Traditionally in politics, the best time to roll out inconvenient, flies-swirling-stinky news that might displease much of the general public is a late Friday afternoon on a holiday weekend.
On cue, Gov. Mary Fallin delivered just such a message last week when -- on Good Friday -- she signed into law a measure that legalizes the slaughtering of horses in Oklahoma and shipping their meat to other countries for possible human consumption.
The governor's office had hinted for days that she was leaning toward supporting the proposal, despite evidence of significant opposition.
So she announced her signing of House Bill 1999 in a low-key way: in a news release, sans the pomp-and-circumstance of a public, Capitol Blue Room signing. The hope? That most voters -- especially 2014 Republican primary voters -- would be too distracted by who's attending Sunday brunch or helping color the eggs to notice.
You can bet, though, that opponents won't let this breech of public decency be forgotten. Nor are they likely to let others forget how a Legislature that can take months to decide far less controversial issues could slip this proposal through both houses at warp speed -- only the second bill the governor has signed into law all session.
Good grief -- what's next on the slaughter line? Cats? Dogs? With this mindset prevailing, it surely won't be long before some redneck suggests Oklahoma get back in the cockfighting game.
Can't you just hear the sales pitch now? As the only state to permit Rooster Wars, Oklahoma could generate a financial windfall from economic development and tourism!
Fallin didn't just ride into Oklahoma City on a turnip truck. She's traveled beyond the borders of our fair state. Voyaged to Europe for a family wedding. Even spent some years living in Washington, DC.
She knows damn well that most Americans -- indeed, most Oklahomans do not view cattle and horses the same when it comes to cuisine.
And this, we also know: the governor can read polls.
Otherwise, she wouldn't routinely break into the Tea Party two-step, flip-flopping on issues that are common sense to almost everyone but the wingnuts who exert disproportionate influence in low-turnout primaries. She does have a re-election campaign to worry about next year, don't you know.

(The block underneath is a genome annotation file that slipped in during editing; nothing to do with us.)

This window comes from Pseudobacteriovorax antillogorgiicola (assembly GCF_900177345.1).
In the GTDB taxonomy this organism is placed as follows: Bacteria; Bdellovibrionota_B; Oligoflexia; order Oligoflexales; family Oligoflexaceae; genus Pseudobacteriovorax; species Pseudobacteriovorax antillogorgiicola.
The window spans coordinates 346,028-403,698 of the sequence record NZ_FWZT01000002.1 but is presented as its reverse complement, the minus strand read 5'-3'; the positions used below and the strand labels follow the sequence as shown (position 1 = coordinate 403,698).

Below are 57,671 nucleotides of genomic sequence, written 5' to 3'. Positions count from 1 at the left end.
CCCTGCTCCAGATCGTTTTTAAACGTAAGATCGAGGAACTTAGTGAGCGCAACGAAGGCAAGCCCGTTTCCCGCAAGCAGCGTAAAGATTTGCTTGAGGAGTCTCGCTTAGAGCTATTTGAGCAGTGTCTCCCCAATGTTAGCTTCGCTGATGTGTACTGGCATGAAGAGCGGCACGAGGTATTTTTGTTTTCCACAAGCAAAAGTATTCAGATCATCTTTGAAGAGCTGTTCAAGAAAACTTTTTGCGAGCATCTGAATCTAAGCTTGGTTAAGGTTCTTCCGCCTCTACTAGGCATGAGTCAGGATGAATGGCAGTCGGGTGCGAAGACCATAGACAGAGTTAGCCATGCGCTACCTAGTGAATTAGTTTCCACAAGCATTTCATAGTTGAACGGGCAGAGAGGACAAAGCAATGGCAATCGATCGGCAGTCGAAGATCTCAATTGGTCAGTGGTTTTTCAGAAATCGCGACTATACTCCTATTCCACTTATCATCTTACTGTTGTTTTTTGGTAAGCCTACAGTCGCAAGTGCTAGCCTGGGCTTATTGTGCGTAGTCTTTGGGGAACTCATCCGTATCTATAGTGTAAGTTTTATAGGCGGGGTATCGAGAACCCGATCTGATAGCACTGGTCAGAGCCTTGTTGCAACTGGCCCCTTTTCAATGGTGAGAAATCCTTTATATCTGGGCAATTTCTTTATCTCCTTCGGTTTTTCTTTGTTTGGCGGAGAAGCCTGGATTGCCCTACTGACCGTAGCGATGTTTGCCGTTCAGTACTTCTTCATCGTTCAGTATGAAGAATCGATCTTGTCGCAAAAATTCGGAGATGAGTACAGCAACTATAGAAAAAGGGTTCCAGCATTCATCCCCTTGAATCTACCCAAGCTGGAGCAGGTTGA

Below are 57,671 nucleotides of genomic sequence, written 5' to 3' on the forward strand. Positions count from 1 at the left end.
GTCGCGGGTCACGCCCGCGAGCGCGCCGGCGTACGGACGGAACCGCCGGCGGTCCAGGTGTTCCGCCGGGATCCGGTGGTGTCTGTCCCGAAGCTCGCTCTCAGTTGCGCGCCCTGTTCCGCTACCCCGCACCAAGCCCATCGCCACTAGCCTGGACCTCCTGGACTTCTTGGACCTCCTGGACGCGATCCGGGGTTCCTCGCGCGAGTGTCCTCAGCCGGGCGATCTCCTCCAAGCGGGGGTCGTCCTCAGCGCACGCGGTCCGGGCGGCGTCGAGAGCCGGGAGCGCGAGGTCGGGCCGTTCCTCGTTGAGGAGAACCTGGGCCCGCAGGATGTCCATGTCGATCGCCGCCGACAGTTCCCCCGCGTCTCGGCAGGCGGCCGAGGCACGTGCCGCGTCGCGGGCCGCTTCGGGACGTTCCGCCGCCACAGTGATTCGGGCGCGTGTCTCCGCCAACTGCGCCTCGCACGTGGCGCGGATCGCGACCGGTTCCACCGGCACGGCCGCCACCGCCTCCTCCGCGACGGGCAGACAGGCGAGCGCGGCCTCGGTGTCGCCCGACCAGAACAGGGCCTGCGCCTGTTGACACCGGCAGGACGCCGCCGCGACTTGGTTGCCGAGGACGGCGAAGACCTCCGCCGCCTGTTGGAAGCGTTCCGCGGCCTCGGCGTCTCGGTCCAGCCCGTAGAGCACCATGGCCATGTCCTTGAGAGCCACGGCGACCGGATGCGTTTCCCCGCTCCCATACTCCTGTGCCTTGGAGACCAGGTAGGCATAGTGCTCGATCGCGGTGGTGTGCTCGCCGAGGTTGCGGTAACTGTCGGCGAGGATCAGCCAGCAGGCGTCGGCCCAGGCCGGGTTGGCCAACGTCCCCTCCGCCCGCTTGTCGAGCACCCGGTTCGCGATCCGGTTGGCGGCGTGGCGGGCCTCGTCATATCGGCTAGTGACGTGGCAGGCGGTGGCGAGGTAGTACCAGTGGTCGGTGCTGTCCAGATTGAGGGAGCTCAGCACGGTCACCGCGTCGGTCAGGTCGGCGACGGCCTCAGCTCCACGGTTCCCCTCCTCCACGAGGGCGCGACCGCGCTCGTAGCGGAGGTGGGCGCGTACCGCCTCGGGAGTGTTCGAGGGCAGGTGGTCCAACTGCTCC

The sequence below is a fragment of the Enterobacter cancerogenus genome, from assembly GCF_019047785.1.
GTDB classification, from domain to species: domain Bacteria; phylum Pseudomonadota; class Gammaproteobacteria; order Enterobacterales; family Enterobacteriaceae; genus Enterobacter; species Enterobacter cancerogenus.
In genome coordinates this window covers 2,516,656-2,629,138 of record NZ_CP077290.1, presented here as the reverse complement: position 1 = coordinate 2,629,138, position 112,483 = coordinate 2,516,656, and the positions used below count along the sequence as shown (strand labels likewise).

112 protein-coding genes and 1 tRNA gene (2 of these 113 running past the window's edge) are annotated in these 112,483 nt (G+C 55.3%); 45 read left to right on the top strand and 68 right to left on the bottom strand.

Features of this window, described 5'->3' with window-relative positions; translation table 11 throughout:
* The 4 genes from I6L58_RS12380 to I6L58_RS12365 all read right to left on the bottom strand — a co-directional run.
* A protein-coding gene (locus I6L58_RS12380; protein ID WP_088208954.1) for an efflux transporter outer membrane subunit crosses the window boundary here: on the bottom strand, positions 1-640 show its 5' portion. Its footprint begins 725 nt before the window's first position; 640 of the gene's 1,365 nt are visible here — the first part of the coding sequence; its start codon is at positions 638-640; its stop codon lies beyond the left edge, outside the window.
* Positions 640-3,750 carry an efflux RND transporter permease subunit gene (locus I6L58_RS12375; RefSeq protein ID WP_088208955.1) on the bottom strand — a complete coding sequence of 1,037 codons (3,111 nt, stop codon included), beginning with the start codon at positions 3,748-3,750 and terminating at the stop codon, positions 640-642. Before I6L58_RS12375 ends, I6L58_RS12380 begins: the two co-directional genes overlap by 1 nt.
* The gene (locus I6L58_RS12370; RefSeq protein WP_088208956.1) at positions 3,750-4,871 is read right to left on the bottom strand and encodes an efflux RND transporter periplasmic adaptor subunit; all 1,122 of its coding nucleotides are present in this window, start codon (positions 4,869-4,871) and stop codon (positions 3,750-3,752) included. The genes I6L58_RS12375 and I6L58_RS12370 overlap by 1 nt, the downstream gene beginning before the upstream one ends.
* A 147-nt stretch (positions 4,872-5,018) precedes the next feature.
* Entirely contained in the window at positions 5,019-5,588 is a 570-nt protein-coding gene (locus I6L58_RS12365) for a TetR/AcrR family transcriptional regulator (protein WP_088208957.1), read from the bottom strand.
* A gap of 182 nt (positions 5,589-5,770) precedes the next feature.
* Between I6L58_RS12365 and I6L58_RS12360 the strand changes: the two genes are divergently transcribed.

Which actually made her decision to sign into law Rep. Skye McNiel's horse slaughter bill all the more fascinating.
A recent SoonerPoll found two-thirds of likely Oklahoma voters opposed the horse-slaughter measure. And among those who opposed it, 88 percent strongly opposed it.
More specifically for the governor's re-election consideration: 63.4 percent of Republicans don't like the idea of Oklahoma becoming an arm of the notoriously sketchy Mexican horse slaughter market.
The horse-slaughter bill's start-to-finish reeks of funny business.
It's always proper to ask who stands to benefit from any proposed legislation. It's especially pertinent when a measure wins quick approval like HB 1999 -- despite significant street demonstrations against it.
We know, of course, that McNiel's family is in the horse auction business. Cha-ching!
Hmmm ... who else might cash in? Keep an eye peeled for deep-pocketed, corporate agriculture interests always on the prowl to make an extra buck.
Those who promoted this scheme insisted, of course, they are demonstrating compassion for tired, old horses that currently are shipped to Mexican or Canadian slaughterhouses.